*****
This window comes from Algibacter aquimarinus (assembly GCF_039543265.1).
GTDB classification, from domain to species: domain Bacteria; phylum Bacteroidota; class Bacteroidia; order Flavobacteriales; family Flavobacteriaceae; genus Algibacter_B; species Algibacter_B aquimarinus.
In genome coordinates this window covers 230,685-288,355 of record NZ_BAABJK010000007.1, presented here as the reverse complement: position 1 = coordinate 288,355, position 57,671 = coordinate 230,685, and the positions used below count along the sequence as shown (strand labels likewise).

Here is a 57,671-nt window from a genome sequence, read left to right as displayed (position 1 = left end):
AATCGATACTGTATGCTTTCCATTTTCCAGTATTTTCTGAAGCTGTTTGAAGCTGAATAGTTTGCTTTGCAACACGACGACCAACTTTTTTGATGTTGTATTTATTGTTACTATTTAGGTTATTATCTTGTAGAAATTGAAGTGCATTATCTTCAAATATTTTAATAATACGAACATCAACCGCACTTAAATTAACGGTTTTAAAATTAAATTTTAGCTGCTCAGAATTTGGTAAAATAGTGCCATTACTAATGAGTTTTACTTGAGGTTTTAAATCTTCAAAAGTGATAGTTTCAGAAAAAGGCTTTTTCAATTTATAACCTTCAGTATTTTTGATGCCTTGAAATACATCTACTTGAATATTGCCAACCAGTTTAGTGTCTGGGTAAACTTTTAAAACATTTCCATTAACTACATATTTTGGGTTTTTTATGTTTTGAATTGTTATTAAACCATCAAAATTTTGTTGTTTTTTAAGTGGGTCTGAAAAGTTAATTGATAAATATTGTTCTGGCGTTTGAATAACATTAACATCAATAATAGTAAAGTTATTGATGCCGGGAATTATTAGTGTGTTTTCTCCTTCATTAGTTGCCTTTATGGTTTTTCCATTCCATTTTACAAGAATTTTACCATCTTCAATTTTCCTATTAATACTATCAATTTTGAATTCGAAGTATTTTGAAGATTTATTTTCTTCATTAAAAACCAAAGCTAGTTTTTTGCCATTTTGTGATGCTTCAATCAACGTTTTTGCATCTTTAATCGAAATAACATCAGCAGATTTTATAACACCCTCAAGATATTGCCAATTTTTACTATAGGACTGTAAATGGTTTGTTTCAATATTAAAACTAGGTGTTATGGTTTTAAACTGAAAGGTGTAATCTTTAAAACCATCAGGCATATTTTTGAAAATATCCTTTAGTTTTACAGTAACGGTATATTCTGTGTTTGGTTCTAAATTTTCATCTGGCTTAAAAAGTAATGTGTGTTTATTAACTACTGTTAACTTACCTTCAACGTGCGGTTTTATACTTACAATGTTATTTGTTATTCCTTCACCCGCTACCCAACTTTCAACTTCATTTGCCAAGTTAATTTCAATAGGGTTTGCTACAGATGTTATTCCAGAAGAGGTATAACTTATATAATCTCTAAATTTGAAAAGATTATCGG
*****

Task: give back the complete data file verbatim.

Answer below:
This window comes from Algibacter aquimarinus (assembly GCF_039543265.1).
GTDB classification, from domain to species: domain Bacteria; phylum Bacteroidota; class Bacteroidia; order Flavobacteriales; family Flavobacteriaceae; genus Algibacter_B; species Algibacter_B aquimarinus.
In genome coordinates this window covers 230,685-288,355 of record NZ_BAABJK010000007.1, presented here as the reverse complement: position 1 = coordinate 288,355, position 57,671 = coordinate 230,685, and the positions used below count along the sequence as shown (strand labels likewise).

Here is a 57,671-nt window from a genome sequence, read left to right as displayed (position 1 = left end):
AATCGATACTGTATGCTTTCCATTTTCCAGTATTTTCTGAAGCTGTTTGAAGCTGAATAGTTTGCTTTGCAACACGACGACCAACTTTTTTGATGTTGTATTTATTGTTACTATTTAGGTTATTATCTTGTAGAAATTGAAGTGCATTATCTTCAAATATTTTAATAATACGAACATCAACCGCACTTAAATTAACGGTTTTAAAATTAAATTTTAGCTGCTCAGAATTTGGTAAAATAGTGCCATTACTAATGAGTTTTACTTGAGGTTTTAAATCTTCAAAAGTGATAGTTTCAGAAAAAGGCTTTTTCAATTTATAACCTTCAGTATTTTTGATGCCTTGAAATACATCTACTTGAATATTGCCAACCAGTTTAGTGTCTGGGTAAACTTTTAAAACATTTCCATTAACTACATATTTTGGGTTTTTTATGTTTTGAATTGTTATTAAACCATCAAAATTTTGTTGTTTTTTAAGTGGGTCTGAAAAGTTAATTGATAAATATTGTTCTGGCGTTTGAATAACATTAACATCAATAATAGTAAAGTTATTGATGCCGGGAATTATTAGTGTGTTTTCTCCTTCATTAGTTGCCTTTATGGTTTTTCCATTCCATTTTACAAGAATTTTACCATCTTCAATTTTCCTATTAATACTATCAATTTTGAATTCGAAGTATTTTGAAGATTTATTTTCTTCATTAAAAACCAAAGCTAGTTTTTTGCCATTTTGTGATGCTTCAATCAACGTTTTTGCATCTTTAATCGAAATAACATCAGCAGATTTTATAACACCCTCAAGATATTGCCAATTTTTACTATAGGACTGTAAATGGTTTGTTTCAATATTAAAACTAGGTGTTATGGTTTTAAACTGAAAGGTGTAATCTTTAAAACCATCAGGCATATTTTTGAAAATATCCTTTAGTTTTACAGTAACGGTATATTCTGTGTTTGGTTCTAAATTTTCATCTGGCTTAAAAAGTAATGTGTGTTTATTAACTACTGTTAACTTACCTTCAACGTGCGGTTTTATACTTACAATGTTATTTGTTATTCCTTCACCCGCTACCCAACTTTCAACTTCATTTGCCAAGTTAATTTCAATAGGGTTTGCTACAGATGTTATTCCAGAAGAGGTATAACTTATATAATCTCTAAATTTGAAAAGATTATCGG